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Lincolnshire Tornado ?


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Posted
  • Location: Beccles, Suffolk.
  • Weather Preferences: Thunder, snow, heat, sunshine...
  • Location: Beccles, Suffolk.

    So it's nothing to do with flagpole, then? :blink:

    PS: what's a 'freak' tornado - F7??

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    Posted
  • Location: 4 miles north of Durham City
  • Location: 4 miles north of Durham City

    Sounds very scary to have that happen to you. Poor woman.

    Must've been great to view from a short distance though.

    :D

    What gets me is why did that met-office person say that it was a 'funnel cloud'? I thought a funnel cloud was a tornado that never touches the ground.

    Dave Angwin (44), duty forecaster at the MET Office based at RAF Waddington said that tornados like this can appear just out of the blue.

    "This was what we call a funnel cloud, it's nothing like the kind of tornado you see in America, but if you are caught up in one you'd certainly know about it," he said.

    "It started near Cranwell and then made its way over to Ruskington.

    "They tend to form at the bottom of thunderstorm clouds or cumulo nimbus as they are known.

    "There was a heavy shower between 7pm and 8Pm and there has to be a little bit of rotation in the cloud to help it spin."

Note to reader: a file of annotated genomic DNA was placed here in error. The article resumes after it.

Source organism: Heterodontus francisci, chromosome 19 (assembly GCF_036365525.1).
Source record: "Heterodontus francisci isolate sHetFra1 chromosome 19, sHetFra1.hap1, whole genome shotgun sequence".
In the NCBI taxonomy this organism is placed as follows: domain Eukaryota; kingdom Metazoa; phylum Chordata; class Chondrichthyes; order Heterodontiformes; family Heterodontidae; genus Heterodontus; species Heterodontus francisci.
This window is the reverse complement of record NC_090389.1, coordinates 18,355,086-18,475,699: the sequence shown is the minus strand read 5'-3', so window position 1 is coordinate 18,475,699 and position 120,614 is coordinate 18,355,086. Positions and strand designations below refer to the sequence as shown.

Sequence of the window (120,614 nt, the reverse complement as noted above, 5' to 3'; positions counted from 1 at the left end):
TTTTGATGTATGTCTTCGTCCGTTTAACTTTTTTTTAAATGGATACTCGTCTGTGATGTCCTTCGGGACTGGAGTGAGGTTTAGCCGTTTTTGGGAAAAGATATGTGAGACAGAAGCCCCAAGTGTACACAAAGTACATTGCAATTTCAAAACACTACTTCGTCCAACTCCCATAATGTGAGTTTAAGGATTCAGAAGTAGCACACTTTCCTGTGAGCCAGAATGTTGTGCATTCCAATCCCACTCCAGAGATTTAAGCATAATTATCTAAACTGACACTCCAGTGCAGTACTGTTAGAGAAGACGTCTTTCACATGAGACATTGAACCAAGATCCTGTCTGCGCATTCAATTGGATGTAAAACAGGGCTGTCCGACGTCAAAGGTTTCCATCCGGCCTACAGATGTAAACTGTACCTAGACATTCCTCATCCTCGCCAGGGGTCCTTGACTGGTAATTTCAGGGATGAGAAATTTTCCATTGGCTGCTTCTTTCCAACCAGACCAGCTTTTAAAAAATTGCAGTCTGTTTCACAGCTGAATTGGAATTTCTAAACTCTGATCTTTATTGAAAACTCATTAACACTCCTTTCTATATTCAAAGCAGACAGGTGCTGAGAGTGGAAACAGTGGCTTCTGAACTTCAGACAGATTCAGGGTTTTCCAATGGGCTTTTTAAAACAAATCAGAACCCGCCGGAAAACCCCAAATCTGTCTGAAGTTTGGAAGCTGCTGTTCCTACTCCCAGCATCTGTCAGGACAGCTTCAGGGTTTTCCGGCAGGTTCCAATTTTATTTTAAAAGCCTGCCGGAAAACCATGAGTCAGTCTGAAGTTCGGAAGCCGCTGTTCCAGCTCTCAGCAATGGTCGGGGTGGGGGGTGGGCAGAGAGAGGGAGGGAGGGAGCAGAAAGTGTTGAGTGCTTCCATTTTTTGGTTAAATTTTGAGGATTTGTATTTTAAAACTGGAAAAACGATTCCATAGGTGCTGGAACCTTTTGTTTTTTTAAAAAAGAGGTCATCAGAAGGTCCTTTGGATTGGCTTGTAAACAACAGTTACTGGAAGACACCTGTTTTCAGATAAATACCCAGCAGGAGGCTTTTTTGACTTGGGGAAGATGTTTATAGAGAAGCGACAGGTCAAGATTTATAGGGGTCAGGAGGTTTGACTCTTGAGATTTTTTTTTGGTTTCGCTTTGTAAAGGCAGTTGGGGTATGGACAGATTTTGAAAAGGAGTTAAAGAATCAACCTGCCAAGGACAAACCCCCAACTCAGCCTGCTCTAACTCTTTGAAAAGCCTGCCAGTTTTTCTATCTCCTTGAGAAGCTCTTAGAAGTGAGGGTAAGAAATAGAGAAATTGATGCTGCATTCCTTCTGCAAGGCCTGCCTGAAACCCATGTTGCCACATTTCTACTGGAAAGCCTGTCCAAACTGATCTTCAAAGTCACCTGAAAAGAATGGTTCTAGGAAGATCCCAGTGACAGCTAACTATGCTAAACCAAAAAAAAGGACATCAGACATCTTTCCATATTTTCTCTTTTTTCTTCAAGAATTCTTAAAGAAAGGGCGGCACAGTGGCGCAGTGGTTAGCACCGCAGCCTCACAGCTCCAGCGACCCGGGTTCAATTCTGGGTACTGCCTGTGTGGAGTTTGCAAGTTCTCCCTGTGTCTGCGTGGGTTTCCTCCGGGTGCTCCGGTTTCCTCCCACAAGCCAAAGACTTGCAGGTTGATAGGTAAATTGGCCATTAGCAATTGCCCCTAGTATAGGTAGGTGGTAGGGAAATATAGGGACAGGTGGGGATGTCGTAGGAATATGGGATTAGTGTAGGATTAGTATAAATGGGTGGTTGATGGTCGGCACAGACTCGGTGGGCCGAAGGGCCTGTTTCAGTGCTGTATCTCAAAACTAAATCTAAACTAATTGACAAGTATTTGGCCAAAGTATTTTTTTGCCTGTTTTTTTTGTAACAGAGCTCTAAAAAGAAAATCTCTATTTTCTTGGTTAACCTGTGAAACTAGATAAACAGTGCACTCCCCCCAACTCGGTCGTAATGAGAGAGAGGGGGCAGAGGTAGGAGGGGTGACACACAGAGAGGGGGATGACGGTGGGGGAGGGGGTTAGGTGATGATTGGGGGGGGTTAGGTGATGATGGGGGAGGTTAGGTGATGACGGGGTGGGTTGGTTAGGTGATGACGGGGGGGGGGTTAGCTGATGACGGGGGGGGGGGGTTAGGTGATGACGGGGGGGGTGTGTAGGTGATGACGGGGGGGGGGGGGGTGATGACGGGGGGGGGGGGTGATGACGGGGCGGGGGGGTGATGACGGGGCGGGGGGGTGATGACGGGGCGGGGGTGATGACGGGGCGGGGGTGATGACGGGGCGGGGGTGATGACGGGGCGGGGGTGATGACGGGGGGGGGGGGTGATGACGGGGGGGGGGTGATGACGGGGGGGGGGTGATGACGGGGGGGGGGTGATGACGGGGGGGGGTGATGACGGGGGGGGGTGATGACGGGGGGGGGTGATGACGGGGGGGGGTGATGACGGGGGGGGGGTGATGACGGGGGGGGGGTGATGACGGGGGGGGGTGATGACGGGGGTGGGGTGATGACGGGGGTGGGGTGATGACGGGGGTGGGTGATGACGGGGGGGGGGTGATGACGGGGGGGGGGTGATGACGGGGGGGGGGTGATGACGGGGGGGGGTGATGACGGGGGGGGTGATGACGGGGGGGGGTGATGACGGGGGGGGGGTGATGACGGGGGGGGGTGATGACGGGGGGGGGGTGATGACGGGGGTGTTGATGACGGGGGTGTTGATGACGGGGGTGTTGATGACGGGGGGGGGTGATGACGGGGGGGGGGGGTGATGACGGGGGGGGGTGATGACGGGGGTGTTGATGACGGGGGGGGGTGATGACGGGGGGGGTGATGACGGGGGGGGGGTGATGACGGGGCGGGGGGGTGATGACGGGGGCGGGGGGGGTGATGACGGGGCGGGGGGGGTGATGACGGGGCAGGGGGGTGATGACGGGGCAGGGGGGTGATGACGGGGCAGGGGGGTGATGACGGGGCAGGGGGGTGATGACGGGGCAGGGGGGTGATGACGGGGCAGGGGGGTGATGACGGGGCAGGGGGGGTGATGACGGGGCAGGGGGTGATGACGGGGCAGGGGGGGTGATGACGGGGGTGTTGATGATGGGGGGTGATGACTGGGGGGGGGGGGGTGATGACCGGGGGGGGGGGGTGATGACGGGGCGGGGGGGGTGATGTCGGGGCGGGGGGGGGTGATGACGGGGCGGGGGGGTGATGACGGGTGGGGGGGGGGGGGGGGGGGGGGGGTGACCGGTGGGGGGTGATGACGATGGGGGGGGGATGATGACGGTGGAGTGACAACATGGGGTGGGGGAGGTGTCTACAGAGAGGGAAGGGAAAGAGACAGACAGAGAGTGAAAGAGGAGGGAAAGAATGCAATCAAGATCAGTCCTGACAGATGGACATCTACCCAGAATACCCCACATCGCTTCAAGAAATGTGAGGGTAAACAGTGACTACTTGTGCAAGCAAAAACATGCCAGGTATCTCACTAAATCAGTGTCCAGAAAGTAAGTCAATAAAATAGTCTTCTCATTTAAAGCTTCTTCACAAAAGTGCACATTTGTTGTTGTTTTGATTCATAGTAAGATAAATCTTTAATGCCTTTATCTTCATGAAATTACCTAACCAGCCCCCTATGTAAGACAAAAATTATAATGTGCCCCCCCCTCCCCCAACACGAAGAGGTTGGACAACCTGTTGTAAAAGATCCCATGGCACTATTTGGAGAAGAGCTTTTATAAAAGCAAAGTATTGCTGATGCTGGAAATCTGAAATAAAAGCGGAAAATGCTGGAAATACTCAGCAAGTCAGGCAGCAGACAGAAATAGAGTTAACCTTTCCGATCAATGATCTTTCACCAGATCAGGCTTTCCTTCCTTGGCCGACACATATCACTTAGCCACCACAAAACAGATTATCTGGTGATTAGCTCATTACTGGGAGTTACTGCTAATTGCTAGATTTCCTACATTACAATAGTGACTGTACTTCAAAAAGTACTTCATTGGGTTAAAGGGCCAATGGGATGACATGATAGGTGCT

I would hardly call a rotating condensation funnel that sucks up objects from the ground a mere 'funnel cloud'. Just because it's lower on the Fujita scale, doesn't merit it being relegated of the tornadic label. I'd rather call it a tornado and be accurate about it.

    :blink:

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    Posted
  • Location: Ellesmere,north shropshire
  • Location: Ellesmere,north shropshire

    it also said that the guy videoed it on his mobile phone ....now that would be good to see :blink:

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    Posted
  • Location: New Zealand
  • Location: New Zealand

    seems different people have different definitions.

    All tornadoes have funnel clouds. In my opinion touchdown occurs when the funnel drops enough for its circulation to have a clear and significant effect on the ground itself (like ripping up the grass/mud and carrying it around the circulation in a small circle at the least).

    I guess some people don't consider it to be an actual tornado until the funnel actually touches the ground though.

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    Posted
  • Location: Worcestershire
  • Location: Worcestershire
    seems different people have different definitions.

    All tornadoes have funnel clouds. In my opinion touchdown occurs when the funnel drops enough for its circulation to have a clear and significant effect on the ground itself (like ripping up the grass/mud and carrying it around the circulation in a small circle at the least).

    I guess some people don't consider it to be an actual tornado until the funnel actually touches the ground though.

    I thought the true definition of 'Funnel Cloud' was a rotating coloumn of air reaching towards the ground but not connected, and 'Tornado' was the term for when the rotating column of air actually reaches the ground and connects, thus hte two being completely seperate and not interchangable?

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    Posted
  • Location: Caterham-on-the-hill, Surrey, 190m asl (home), Heathrow (work)
  • Location: Caterham-on-the-hill, Surrey, 190m asl (home), Heathrow (work)